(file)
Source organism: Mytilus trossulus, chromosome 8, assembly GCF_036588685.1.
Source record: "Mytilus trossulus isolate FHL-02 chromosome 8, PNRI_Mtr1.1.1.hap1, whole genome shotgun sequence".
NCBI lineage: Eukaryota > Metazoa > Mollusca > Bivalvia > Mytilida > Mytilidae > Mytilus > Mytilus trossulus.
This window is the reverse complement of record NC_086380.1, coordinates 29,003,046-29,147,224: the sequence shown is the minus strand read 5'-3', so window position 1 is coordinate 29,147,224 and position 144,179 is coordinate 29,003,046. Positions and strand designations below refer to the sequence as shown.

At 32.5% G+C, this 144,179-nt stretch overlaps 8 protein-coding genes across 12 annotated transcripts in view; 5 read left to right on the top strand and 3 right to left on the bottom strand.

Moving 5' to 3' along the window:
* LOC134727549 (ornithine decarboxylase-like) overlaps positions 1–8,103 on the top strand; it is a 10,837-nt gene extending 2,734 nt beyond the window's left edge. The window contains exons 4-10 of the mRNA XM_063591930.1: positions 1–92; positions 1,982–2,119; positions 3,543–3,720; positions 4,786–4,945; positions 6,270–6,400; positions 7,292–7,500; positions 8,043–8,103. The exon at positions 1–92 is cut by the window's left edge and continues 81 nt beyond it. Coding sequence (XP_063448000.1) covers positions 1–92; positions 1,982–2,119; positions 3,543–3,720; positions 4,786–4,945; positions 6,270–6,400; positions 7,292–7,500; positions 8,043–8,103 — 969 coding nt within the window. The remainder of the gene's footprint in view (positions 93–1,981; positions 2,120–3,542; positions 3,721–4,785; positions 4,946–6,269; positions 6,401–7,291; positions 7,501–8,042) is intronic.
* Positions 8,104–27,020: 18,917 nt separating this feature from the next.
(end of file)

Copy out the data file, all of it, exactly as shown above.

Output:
Source organism: Mytilus trossulus, chromosome 8, assembly GCF_036588685.1.
Source record: "Mytilus trossulus isolate FHL-02 chromosome 8, PNRI_Mtr1.1.1.hap1, whole genome shotgun sequence".
NCBI lineage: Eukaryota > Metazoa > Mollusca > Bivalvia > Mytilida > Mytilidae > Mytilus > Mytilus trossulus.
This window is the reverse complement of record NC_086380.1, coordinates 29,003,046-29,147,224: the sequence shown is the minus strand read 5'-3', so window position 1 is coordinate 29,147,224 and position 144,179 is coordinate 29,003,046. Positions and strand designations below refer to the sequence as shown.

At 32.5% G+C, this 144,179-nt stretch overlaps 8 protein-coding genes across 12 annotated transcripts in view; 5 read left to right on the top strand and 3 right to left on the bottom strand.

Moving 5' to 3' along the window:
* LOC134727549 (ornithine decarboxylase-like) overlaps positions 1–8,103 on the top strand; it is a 10,837-nt gene extending 2,734 nt beyond the window's left edge. The window contains exons 4-10 of the mRNA XM_063591930.1: positions 1–92; positions 1,982–2,119; positions 3,543–3,720; positions 4,786–4,945; positions 6,270–6,400; positions 7,292–7,500; positions 8,043–8,103. The exon at positions 1–92 is cut by the window's left edge and continues 81 nt beyond it. Coding sequence (XP_063448000.1) covers positions 1–92; positions 1,982–2,119; positions 3,543–3,720; positions 4,786–4,945; positions 6,270–6,400; positions 7,292–7,500; positions 8,043–8,103 — 969 coding nt within the window. The remainder of the gene's footprint in view (positions 93–1,981; positions 2,120–3,542; positions 3,721–4,785; positions 4,946–6,269; positions 6,401–7,291; positions 7,501–8,042) is intronic.
* Positions 8,104–27,020: 18,917 nt separating this feature from the next.